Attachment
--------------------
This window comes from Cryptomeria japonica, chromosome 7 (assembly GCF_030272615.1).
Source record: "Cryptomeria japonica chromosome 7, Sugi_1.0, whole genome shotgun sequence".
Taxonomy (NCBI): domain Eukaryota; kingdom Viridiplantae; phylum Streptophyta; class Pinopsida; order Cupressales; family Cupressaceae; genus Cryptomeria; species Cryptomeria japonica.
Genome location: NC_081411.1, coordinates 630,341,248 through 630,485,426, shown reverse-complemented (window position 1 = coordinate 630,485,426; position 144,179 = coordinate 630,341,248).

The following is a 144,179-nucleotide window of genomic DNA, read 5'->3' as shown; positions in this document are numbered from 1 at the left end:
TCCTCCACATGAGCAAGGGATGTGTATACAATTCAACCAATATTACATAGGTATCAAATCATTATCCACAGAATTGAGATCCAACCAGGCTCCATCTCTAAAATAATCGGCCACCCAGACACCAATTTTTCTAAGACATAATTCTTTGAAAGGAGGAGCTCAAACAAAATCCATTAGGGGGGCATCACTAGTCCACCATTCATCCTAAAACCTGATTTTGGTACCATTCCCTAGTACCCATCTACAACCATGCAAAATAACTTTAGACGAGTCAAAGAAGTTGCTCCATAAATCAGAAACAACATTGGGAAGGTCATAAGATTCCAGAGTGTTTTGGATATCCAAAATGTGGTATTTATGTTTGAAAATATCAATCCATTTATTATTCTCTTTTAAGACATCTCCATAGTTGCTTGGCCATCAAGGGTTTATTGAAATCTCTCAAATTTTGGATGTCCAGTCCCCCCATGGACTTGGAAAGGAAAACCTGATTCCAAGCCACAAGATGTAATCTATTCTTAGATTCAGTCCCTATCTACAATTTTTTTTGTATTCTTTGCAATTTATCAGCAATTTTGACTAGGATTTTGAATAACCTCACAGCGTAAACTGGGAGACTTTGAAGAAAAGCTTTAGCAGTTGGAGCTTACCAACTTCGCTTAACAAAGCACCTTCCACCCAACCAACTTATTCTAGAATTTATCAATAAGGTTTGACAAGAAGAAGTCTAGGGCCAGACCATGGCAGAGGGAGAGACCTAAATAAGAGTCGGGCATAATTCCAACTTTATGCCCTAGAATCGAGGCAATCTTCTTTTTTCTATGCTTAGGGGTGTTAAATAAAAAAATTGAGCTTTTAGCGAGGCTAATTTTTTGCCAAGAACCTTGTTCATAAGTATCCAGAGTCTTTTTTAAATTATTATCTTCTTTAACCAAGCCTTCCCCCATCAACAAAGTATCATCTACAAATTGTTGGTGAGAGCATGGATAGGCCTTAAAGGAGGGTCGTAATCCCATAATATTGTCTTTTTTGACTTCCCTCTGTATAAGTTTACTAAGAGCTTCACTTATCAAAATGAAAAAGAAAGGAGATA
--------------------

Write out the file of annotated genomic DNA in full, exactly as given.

This window comes from Cryptomeria japonica, chromosome 7 (assembly GCF_030272615.1).
Source record: "Cryptomeria japonica chromosome 7, Sugi_1.0, whole genome shotgun sequence".
Taxonomy (NCBI): domain Eukaryota; kingdom Viridiplantae; phylum Streptophyta; class Pinopsida; order Cupressales; family Cupressaceae; genus Cryptomeria; species Cryptomeria japonica.
Genome location: NC_081411.1, coordinates 630,341,248 through 630,485,426, shown reverse-complemented (window position 1 = coordinate 630,485,426; position 144,179 = coordinate 630,341,248).

The following is a 144,179-nucleotide window of genomic DNA, read 5'->3' as shown; positions in this document are numbered from 1 at the left end:
TCCTCCACATGAGCAAGGGATGTGTATACAATTCAACCAATATTACATAGGTATCAAATCATTATCCACAGAATTGAGATCCAACCAGGCTCCATCTCTAAAATAATCGGCCACCCAGACACCAATTTTTCTAAGACATAATTCTTTGAAAGGAGGAGCTCAAACAAAATCCATTAGGGGGGCATCACTAGTCCACCATTCATCCTAAAACCTGATTTTGGTACCATTCCCTAGTACCCATCTACAACCATGCAAAATAACTTTAGACGAGTCAAAGAAGTTGCTCCATAAATCAGAAACAACATTGGGAAGGTCATAAGATTCCAGAGTGTTTTGGATATCCAAAATGTGGTATTTATGTTTGAAAATATCAATCCATTTATTATTCTCTTTTAAGACATCTCCATAGTTGCTTGGCCATCAAGGGTTTATTGAAATCTCTCAAATTTTGGATGTCCAGTCCCCCCATGGACTTGGAAAGGAAAACCTGATTCCAAGCCACAAGATGTAATCTATTCTTAGATTCAGTCCCTATCTACAATTTTTTTTGTATTCTTTGCAATTTATCAGCAATTTTGACTAGGATTTTGAATAACCTCACAGCGTAAACTGGGAGACTTTGAAGAAAAGCTTTAGCAGTTGGAGCTTACCAACTTCGCTTAACAAAGCACCTTCCACCCAACCAACTTATTCTAGAATTTATCAATAAGGTTTGACAAGAAGAAGTCTAGGGCCAGACCATGGCAGAGGGAGAGACCTAAATAAGAGTCGGGCATAATTCCAACTTTATGCCCTAGAATCGAGGCAATCTTCTTTTTTCTATGCTTAGGGGTGTTAAATAAAAAAATTGAGCTTTTAGCGAGGCTAATTTTTTGCCAAGAACCTTGTTCATAAGTATCCAGAGTCTTTTTTAAATTATTATCTTCTTTAACCAAGCCTTCCCCCATCAACAAAGTATCATCTACAAATTGTTGGTGAGAGCATGGATAGGCCTTAAAGGAGGGTCGTAATCCCATAATATTGTCTTTTTTGACTTCCCTCTGTATAAGTTTACTAAGAGCTTCACTTATCAAAATGAAAAAGAAAGGAGATA